I studied the life of Prophet Muhammad, Godâ€™s blessings be with him; and because every aspect of his life on earth was chronicled by his followers and carefully preserved, I was able to consider his story as a historical document.
Muhammad (s) laughed; he cried; he showed displeasure and frustration. He was gentle, but firm; and he was strong yet vulnerable. I was inspired and moved by the fact he took the counsel of his wife, Khadijah. I loved it that he needed her comfort and strength as he began to receive Divine revelations through the Angel Gabriel. The early female followers of Islam questioned the blessed Prophet (s) in the mosque on matters of law and social justice, and he gave them equal time and an equal voice. In his last sermon, Muhammad (s) admonished the future generations of Muslim men to respect and cherish their wives and daughters.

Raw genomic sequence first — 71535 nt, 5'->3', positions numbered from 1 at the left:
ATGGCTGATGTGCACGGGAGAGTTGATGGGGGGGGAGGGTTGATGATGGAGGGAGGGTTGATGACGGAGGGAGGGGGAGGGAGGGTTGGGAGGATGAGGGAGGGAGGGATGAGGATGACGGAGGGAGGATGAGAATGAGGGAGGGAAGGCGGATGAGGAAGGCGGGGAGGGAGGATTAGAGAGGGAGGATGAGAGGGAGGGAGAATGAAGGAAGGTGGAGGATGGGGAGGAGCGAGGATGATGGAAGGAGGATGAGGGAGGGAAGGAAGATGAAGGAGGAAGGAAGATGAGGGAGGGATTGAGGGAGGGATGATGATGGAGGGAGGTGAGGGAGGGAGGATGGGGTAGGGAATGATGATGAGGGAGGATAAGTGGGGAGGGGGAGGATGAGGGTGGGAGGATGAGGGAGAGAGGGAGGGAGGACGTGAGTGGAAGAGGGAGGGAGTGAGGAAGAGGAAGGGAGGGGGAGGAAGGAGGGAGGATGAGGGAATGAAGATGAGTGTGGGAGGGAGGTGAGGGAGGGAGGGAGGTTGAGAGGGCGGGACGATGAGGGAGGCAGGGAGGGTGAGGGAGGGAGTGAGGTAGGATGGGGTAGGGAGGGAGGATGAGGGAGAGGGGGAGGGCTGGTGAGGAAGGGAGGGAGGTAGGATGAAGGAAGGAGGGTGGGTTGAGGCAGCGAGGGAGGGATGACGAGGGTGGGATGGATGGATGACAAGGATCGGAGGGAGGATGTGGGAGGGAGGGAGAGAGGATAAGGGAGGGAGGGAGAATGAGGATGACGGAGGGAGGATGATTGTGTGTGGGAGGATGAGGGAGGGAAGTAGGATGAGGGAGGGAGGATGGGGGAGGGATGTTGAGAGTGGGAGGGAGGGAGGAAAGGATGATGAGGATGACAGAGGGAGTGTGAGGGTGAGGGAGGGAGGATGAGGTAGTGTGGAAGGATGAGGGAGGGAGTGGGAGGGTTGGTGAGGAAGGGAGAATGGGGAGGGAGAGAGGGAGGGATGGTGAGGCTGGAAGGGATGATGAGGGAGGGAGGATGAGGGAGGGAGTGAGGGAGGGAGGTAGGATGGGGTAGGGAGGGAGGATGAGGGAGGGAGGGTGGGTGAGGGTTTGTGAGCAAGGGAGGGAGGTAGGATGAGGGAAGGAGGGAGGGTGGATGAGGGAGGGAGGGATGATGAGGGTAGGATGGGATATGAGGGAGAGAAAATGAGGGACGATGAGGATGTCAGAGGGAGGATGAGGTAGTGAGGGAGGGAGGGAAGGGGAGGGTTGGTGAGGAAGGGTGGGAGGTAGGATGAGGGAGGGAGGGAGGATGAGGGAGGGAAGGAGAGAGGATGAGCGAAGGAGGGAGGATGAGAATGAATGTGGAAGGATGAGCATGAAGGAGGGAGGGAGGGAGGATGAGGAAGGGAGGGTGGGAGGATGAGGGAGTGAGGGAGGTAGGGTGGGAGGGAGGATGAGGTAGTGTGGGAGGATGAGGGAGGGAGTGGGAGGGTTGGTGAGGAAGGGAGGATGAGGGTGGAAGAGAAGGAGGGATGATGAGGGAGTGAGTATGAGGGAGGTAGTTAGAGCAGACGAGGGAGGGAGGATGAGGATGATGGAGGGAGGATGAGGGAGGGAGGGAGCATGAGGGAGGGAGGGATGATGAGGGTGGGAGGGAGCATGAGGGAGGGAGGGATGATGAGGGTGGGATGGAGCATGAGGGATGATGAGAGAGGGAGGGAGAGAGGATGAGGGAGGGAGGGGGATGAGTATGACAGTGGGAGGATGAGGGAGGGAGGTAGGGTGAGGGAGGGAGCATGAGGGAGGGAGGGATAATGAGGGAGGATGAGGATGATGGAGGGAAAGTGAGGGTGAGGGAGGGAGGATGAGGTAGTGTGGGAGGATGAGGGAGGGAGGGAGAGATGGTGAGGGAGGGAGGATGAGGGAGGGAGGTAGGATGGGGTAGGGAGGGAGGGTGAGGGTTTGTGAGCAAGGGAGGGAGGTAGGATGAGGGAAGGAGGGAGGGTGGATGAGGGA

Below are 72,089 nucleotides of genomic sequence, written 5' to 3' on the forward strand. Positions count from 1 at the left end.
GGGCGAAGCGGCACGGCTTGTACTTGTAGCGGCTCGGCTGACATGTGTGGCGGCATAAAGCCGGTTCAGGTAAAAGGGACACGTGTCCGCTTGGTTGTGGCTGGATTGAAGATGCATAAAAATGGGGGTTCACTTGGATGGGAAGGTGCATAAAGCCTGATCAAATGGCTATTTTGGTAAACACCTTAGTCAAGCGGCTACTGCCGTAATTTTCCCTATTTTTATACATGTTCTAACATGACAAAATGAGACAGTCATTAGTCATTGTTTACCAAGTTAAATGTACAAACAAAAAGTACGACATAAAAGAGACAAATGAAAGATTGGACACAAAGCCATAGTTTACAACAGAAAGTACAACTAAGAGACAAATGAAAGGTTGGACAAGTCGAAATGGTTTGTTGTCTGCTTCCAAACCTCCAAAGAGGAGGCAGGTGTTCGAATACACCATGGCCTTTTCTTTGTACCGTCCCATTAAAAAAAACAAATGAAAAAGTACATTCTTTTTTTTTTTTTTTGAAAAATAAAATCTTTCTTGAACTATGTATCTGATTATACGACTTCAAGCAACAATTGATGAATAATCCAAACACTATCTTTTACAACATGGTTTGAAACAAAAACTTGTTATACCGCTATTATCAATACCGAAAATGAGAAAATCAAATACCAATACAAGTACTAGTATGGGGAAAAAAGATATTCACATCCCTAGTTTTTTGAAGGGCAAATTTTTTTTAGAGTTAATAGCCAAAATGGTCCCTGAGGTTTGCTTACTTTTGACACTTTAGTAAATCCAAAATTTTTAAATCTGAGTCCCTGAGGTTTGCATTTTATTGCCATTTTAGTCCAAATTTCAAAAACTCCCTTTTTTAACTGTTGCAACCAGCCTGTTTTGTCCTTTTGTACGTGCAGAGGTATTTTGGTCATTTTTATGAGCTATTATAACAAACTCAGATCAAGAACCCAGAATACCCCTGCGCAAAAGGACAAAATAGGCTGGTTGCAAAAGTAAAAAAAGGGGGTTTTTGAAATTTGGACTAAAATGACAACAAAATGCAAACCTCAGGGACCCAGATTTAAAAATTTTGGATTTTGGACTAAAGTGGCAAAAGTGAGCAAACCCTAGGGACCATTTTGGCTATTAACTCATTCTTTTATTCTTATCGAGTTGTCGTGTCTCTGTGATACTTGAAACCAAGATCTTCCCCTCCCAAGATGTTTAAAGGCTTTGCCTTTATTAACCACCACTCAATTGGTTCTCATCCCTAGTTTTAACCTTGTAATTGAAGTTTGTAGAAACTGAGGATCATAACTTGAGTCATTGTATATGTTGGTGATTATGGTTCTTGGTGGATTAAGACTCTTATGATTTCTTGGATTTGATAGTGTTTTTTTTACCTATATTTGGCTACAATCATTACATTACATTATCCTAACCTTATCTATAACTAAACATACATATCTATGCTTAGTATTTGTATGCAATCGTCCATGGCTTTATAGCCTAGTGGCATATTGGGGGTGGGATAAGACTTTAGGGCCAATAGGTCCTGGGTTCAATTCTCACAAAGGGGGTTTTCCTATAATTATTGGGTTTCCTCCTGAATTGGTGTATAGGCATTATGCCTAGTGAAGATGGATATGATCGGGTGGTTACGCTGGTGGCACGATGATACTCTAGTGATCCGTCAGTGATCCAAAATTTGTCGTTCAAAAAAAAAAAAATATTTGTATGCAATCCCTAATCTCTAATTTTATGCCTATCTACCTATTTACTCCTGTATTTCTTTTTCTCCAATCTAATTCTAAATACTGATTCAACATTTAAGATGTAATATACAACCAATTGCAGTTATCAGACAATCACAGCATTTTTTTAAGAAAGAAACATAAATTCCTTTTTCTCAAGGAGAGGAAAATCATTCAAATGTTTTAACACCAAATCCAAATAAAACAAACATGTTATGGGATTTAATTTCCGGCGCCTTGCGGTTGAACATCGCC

After about a year of reading and thinking, my brain made a connection to my heart, which sparked my soul into life. I felt God speaking to me through the Quran and the life of this pure-hearted Messenger (s). I had set out to vet a religion for my daughter, but while doing this promised research for her I found God, and Islam found me.
Previously printed in The Huffington Post.